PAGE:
How to invest into Venture Capital part 2: Augmentum, Vostok & others

This is the follow-up on part 1 some days ago.. These were the listed VC vehicles,I presented as the base in part 1 (in brackets my short vote for the first 4)

  • Softbank (too crazy)
  • Kinnevik (Yes)
  • Rocket Internet (bad rep)
  • German Startup Group (no thanks)
  • Vostok New Ventures
  • Vostok Emerging Finance
  • Augmentum

I have added two US vehicles to this list:

  • Firsthand Technology Value Fund (SVVC)
  • GSV Capital (GSVC)

A few thoughts on Permanent Capital vs. “classical” fund structure vs. “SPACs”

In the previous post, one commentator mentioned that he was “sceptical of permanent capital” vehicles. Personally I would not support this. Berkshire Hathaway for instance is a permanent investment vehicle with quite some success. However there are other vehicles like Greenlight Re or Bill Ackman’s Persing NV which clearly have done a lousy job for shareholders as we can see in this chart: (Greenlight in yellow, Pershing Square blue):

greenlight pershing

A “classical” VC or P/E structure is usually dissolved after 7-10 years and cash is send back to investors. This has a few advantages like avoiding for instance that asset managers charge performance fees on paper profits. However, the structure also has negatives, as towards the end of the fund life, managers often HAVE to sell and can therefore not maximise profits from successful positions. Another issue is that such funds only contain investments of a certain “vintage” as the investment period is usually only 1-3 years or so

In Einhorn’s and Ackman’s case I think one of the additional issues was that they all created their permanent vehicles after a long positive streak with most likely too much AuM which then created the problems we have seen in the past years.

In my opinion, a permanent capital structure is best for a really long-term investor, when incentives are properly aligned, i.e. no management fees are “sucked” out of the vehicle.

SPACs in contrast suffer a little bit the same issue than a normal fund: Money is collected at a certain point in time and then management has to invest which I think is not super optimal.

Kinnevik for instance is a permanent structure but what they often do is to distribute their holdings to shareholders if they think that they cannot add value any more, for instance they distributed their Modern Times Group shares fully to shareholders in 2018.

One of the major issues with permanent listed vehicles is the existence of carried interest. If managers are paid for carried interest in such a set-up, they always have an interest in keeping as much money as possible and they do not care about any discount to NAV of the listed securities. In my opinion for listed vehicles, share ownership and/or carefully structured option plans with the shares as underlying are the much better alternative.

Augmentum PLC

Augmentum is a specialised Fintech VC that IPOed in early 2018. The portfolio consists of mostly UK-based Fintech companies. Some of the investments were brought into the vehicle in the beginning from a previous fund, the rest is used to make new investments.

Overall, I would judge it as an interesting play on the UK Fintech scene. The management of Augmentum is experienced and they have access to good deals. The company is back by RIT Capital, an investment vehicle of the Rothschild family.

My only concern would be if now is the best time to invest into UK Fintechs with Brexit on the horizon..

Fee wise, the structure seems to be 1.5%/15% for the advisor (1.5% managment fee, 15% carried interest) with a hurdle rate of 10%. For VC terms this is Ok, but clearly not cheap.

Vostok New Ventures & Vostok Emerging Finance

Despite its name, the two Vostok vehicles are Swedish based companies. This is what they say about the history of the company on their website:

Vostok New Ventures was founded in 2007 in connection with the restructuring of “Old Vostok Nafta”. Even though Vostok New Ventures was formed as recently as 2007, we have a history dating back to 1996 when Adolf H. Lundin founded “Old Vostok Nafta” with the business idea of implementing portfolio investments and direct investments in the former Soviet Union. The investments were initially conducted in the oil, gas and mining industries, but is today focused on Internet and consumer focused sectors in Russia and other markets.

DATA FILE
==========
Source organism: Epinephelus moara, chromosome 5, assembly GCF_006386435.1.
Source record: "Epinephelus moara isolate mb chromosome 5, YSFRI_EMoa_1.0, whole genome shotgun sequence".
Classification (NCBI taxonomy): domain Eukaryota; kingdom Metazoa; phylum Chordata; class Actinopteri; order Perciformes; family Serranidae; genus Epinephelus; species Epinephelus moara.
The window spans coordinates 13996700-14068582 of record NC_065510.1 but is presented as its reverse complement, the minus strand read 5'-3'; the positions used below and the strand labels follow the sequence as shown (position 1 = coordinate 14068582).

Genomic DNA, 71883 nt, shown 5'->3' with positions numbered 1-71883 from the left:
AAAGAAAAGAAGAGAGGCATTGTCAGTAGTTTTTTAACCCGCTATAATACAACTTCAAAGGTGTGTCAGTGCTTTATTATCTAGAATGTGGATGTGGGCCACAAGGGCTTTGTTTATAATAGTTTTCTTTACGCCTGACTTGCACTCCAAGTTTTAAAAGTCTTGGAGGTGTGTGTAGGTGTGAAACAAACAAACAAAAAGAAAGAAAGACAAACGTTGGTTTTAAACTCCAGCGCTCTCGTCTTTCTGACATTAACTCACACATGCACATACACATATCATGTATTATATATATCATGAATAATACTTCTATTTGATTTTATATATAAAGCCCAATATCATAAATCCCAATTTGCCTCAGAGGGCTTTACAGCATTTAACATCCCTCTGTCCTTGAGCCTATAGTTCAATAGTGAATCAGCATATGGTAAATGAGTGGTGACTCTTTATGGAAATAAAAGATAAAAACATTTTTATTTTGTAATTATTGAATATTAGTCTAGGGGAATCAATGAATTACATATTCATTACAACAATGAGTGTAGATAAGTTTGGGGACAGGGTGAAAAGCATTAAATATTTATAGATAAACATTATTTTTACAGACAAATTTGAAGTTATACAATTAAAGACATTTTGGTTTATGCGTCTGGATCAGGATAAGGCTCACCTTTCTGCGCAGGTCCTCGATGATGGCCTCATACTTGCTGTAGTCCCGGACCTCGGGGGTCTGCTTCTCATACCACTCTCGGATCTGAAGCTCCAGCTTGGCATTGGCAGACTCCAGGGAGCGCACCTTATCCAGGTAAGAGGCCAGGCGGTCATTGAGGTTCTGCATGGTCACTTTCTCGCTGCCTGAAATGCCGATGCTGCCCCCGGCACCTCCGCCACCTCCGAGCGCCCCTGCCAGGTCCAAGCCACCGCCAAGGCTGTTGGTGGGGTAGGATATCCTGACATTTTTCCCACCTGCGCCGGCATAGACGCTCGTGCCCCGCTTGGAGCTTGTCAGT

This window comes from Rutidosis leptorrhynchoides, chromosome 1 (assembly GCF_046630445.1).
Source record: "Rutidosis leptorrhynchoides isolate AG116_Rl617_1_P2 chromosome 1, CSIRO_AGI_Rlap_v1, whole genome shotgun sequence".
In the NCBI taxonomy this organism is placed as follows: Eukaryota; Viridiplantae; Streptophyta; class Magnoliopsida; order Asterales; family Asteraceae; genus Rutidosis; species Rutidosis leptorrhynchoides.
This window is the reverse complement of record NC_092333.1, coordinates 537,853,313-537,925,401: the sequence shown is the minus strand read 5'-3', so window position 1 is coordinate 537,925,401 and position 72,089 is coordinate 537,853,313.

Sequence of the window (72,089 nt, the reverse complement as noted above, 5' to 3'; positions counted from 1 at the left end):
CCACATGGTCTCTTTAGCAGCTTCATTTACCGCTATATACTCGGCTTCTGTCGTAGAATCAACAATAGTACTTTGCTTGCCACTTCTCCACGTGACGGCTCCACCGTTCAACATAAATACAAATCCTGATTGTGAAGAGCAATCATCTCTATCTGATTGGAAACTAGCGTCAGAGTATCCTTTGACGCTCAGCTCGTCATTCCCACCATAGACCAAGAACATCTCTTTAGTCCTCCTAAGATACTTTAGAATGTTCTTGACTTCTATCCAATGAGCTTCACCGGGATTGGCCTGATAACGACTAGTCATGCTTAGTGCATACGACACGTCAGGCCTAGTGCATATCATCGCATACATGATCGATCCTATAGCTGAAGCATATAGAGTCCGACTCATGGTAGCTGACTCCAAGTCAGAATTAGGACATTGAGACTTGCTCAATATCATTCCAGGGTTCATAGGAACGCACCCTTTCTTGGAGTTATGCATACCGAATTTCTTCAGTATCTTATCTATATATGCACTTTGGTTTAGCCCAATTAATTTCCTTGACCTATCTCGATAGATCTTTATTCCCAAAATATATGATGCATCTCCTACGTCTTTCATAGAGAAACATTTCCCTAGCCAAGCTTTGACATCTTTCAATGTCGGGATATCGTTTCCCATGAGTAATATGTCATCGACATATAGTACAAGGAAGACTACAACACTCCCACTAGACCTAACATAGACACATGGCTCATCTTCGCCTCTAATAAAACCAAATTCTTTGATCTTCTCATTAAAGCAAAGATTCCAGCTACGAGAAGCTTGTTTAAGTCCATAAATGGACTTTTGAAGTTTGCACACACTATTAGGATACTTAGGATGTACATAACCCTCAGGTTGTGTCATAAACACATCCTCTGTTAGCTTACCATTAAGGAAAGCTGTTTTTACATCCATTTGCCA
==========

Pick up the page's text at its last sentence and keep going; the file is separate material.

At some point in time, Vostok changed its focus on venture capital, but as a result of its (successful) Russian past both entities have their largest investment still in Russia.

The company initially called Vostok Nafta spun off Vostok Emerging Finance in 2015, consisting mostly out of their very succesful (and now listed) investment into Tinkoff Credit Systems (TCS). The remainder was then renamed Vostok New Ventures.

Vostok Emerging Finance

As Augmentum, Vostok Emerging Finance is a “Fintech” investor, however with a clear focus on Emerging Markets. The largest position is still Tinkoff Credit Systems, the Russian Credit Card / Online bank with ~24% of the portfolio as per Q3.

They are selling down TCS slowly in order to allocate money to other regions. The second largest position is Creditas, a Brazilian Fintech with 12% of the portfolio, followed by another brazilian Fintech (9%) and a Turkish Payment company.

So clearly, Vostok Emerging Finance is exposed to many regions where some stress is in the markets. On the other side, the stock has performed quite well since spin-off, despite the pullback this year:

VEF

With an NAV of SEK 2,79 per share, the discount at the current 1,75 SEK per share is a quite substantial 36%. I guess some kind of discount might be warranted but this looks a little bit overdone.

Vostok New Ventures

Vostok New Ventures specializes mostly in online classifieds / Marketplace venture investments, the portfolio can be seen here.

More recently they also did more investments in Healthcare and mobility, but often with an Emerging Market focus.

What I do like about Vostok New Ventures is the fact that they report quite transparent and explain their portfolio companies quite well in their official reports.

The biggest risk at Vostok New Venture is clearly the fact that 61% of their NAV consists  of Russian Online Classified company Avito, so the portfolio is much more concentrated that at the sister company. However, similar as Kinnivik’s Zalando position, for a venture capital company it is pretty normal to have large single exposures if you hit a real home run.  Interestingly, Avito is paying already substantial dividends to Vostok.

AVito itself could become “liquid” at some point in time, as majority owner Naspers seems to be keen on buying out minorities in Avito and other holdings.

Interestingly, Vostok New Ventures also trades at a significant discount to NAV.  As of Q3, NAV has been ~912 mn USD or ~ 98 SEK per share compared to the actual traded price between 65-70 SEK since the end of Q3.